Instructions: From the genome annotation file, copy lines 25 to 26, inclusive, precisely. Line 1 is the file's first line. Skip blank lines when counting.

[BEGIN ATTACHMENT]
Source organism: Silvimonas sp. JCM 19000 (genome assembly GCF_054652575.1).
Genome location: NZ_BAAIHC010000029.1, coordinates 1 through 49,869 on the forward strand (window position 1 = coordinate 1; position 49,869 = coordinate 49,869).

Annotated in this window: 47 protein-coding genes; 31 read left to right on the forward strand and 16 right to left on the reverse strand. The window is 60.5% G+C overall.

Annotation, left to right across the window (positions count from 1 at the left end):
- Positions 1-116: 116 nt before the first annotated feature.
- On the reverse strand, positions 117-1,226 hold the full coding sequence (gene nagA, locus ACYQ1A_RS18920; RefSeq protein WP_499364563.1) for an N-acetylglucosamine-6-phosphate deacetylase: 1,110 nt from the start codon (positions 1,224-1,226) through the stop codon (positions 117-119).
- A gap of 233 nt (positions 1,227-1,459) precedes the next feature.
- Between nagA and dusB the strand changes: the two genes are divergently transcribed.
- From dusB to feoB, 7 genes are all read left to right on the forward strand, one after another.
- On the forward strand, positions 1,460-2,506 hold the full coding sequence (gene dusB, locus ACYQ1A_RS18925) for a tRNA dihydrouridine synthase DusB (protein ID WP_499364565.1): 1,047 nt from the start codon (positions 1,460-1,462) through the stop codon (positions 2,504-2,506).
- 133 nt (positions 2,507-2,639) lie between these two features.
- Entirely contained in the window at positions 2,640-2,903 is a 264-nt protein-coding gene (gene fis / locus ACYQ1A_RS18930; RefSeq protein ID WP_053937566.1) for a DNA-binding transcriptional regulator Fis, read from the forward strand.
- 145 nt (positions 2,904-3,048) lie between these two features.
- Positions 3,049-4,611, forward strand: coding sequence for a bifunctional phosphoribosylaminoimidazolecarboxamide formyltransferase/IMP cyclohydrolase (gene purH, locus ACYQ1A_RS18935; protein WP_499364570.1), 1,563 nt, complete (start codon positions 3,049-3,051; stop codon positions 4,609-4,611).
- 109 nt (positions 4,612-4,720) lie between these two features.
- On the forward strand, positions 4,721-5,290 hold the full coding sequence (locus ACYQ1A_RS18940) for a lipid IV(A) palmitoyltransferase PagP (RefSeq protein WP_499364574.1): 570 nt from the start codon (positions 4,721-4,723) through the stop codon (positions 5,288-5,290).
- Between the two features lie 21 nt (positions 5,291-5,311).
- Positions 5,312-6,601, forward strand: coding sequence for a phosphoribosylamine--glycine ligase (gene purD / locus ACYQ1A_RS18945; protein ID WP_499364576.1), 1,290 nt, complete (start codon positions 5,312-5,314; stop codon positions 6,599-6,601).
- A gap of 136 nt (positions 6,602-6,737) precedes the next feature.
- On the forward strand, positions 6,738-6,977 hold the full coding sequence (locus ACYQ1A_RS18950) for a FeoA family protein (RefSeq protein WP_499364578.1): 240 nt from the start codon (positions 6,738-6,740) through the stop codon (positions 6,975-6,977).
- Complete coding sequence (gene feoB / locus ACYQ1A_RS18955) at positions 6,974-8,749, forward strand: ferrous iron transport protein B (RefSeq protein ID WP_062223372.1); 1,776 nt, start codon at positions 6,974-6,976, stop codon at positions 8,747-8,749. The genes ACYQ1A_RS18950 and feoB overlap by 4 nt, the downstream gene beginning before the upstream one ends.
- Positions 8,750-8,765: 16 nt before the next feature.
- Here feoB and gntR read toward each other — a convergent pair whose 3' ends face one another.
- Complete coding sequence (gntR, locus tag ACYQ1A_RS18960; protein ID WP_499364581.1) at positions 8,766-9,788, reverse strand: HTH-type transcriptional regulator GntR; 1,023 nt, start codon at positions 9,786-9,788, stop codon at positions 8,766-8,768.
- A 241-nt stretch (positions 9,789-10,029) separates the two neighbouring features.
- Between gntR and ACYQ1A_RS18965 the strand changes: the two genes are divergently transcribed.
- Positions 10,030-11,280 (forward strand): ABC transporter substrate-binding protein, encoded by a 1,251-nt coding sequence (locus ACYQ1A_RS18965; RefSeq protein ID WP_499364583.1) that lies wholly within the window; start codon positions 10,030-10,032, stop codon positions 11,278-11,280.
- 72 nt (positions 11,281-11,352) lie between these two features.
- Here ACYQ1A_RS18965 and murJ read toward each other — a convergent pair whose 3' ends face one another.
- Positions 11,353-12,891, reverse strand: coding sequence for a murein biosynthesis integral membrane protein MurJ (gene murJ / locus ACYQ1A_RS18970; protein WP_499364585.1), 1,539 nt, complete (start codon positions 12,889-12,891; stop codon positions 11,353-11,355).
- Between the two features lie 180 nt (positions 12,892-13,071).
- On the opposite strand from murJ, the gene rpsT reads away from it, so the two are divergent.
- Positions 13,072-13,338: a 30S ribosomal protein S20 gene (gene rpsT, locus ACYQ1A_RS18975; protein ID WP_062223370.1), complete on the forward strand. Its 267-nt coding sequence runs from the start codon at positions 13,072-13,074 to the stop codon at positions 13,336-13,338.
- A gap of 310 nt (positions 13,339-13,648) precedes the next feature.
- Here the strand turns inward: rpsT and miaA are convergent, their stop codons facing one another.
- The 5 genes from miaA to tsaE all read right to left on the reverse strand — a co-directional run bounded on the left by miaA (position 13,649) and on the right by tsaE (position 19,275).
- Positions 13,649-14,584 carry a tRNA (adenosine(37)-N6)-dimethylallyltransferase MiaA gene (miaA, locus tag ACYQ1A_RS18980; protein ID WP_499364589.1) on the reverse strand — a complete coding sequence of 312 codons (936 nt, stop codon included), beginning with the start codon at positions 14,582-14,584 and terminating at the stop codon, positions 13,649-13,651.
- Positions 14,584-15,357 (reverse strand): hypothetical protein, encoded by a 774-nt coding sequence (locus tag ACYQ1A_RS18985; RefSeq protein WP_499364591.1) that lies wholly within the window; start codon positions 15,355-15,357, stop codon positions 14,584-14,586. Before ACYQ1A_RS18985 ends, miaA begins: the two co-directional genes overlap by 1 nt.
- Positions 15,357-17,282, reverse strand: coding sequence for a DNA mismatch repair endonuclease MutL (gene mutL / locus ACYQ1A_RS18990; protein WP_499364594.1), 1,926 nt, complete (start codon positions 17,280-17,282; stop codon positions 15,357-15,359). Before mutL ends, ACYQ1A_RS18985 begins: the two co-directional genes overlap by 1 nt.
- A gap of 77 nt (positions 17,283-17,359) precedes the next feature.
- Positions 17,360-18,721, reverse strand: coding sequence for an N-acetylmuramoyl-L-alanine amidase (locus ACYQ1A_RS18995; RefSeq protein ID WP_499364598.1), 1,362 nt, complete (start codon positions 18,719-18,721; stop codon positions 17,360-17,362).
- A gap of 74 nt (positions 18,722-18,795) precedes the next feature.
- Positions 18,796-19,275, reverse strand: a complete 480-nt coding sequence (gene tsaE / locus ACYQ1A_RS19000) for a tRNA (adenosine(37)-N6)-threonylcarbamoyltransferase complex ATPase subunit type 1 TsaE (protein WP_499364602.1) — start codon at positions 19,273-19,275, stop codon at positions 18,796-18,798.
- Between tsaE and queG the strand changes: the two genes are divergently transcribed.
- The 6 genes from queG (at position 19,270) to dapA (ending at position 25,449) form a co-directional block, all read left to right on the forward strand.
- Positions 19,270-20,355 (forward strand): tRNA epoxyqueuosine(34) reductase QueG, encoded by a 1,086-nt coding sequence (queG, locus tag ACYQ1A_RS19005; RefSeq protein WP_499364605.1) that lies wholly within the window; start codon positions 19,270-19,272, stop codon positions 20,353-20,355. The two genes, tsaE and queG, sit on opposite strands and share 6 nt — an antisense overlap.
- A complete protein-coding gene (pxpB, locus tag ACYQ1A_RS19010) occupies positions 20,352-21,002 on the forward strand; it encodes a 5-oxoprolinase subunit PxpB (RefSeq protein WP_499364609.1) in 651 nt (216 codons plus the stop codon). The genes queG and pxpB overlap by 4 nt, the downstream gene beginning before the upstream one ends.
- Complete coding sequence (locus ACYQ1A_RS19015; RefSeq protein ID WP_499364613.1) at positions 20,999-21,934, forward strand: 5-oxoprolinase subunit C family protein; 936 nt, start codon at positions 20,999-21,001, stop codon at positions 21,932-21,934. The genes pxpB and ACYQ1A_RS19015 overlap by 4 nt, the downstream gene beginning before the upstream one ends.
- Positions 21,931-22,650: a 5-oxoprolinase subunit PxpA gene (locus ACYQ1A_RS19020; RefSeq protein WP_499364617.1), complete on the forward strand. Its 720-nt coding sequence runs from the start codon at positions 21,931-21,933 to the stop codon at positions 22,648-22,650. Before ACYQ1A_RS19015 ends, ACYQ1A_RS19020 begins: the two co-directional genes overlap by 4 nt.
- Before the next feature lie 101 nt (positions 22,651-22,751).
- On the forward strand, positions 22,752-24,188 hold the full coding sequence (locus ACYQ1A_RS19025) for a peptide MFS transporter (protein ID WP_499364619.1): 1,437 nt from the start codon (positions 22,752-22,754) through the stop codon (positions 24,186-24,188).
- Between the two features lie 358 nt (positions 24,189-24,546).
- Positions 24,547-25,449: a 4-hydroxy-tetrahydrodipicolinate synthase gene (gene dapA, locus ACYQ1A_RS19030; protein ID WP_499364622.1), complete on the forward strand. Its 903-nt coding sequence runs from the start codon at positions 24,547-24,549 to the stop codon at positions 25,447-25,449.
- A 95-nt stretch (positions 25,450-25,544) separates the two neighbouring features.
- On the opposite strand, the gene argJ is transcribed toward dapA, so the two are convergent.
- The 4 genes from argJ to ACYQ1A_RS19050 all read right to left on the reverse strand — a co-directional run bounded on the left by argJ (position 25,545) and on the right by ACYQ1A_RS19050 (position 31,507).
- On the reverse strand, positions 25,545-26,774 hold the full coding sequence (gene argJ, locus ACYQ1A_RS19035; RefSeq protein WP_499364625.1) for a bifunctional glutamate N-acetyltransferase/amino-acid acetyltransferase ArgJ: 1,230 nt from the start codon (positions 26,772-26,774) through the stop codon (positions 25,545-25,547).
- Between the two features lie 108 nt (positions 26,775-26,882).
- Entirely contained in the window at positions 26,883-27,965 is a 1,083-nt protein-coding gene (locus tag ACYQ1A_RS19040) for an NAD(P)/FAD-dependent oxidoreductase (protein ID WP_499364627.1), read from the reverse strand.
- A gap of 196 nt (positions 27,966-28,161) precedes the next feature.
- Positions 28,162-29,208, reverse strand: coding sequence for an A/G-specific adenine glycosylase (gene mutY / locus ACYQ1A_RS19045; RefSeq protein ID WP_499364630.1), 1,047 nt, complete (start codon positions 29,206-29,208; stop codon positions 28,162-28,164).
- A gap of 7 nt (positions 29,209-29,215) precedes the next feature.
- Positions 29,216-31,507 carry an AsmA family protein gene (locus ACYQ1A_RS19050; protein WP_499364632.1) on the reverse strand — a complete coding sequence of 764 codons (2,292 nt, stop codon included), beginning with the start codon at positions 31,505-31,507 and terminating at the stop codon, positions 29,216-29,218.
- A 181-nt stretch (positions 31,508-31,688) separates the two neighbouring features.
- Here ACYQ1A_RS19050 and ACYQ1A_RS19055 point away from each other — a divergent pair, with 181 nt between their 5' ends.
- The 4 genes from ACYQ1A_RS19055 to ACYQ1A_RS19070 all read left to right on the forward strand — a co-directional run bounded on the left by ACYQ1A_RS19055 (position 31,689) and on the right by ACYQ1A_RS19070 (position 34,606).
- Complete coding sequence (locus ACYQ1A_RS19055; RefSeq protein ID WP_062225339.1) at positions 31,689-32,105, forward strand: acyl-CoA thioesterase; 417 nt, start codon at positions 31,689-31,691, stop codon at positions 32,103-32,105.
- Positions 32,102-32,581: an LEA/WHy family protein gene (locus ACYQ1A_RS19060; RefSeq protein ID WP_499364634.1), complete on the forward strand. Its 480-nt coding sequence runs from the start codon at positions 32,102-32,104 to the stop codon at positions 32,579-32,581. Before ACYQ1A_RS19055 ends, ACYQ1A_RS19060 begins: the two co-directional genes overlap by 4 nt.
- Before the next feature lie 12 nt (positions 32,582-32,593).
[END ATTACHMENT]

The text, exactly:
- A 241-nt stretch (positions 9,789-10,029) separates the two neighbouring features.
- Between gntR and ACYQ1A_RS18965 the strand changes: the two genes are divergently transcribed.